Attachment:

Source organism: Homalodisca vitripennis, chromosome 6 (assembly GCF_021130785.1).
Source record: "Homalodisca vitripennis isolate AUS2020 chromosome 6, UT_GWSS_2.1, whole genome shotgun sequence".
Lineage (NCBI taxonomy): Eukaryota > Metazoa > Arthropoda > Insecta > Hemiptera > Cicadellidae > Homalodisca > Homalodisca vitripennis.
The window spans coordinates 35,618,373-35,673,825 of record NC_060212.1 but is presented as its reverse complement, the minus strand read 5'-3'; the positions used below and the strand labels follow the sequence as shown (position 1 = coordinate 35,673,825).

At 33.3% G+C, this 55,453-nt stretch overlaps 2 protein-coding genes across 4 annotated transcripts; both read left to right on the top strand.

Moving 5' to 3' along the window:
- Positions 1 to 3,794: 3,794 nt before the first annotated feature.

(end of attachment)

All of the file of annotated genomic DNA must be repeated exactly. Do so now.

Source organism: Homalodisca vitripennis, chromosome 6 (assembly GCF_021130785.1).
Source record: "Homalodisca vitripennis isolate AUS2020 chromosome 6, UT_GWSS_2.1, whole genome shotgun sequence".
Lineage (NCBI taxonomy): Eukaryota > Metazoa > Arthropoda > Insecta > Hemiptera > Cicadellidae > Homalodisca > Homalodisca vitripennis.
The window spans coordinates 35,618,373-35,673,825 of record NC_060212.1 but is presented as its reverse complement, the minus strand read 5'-3'; the positions used below and the strand labels follow the sequence as shown (position 1 = coordinate 35,673,825).

At 33.3% G+C, this 55,453-nt stretch overlaps 2 protein-coding genes across 4 annotated transcripts; both read left to right on the top strand.

Moving 5' to 3' along the window:
- Positions 1 to 3,794: 3,794 nt before the first annotated feature.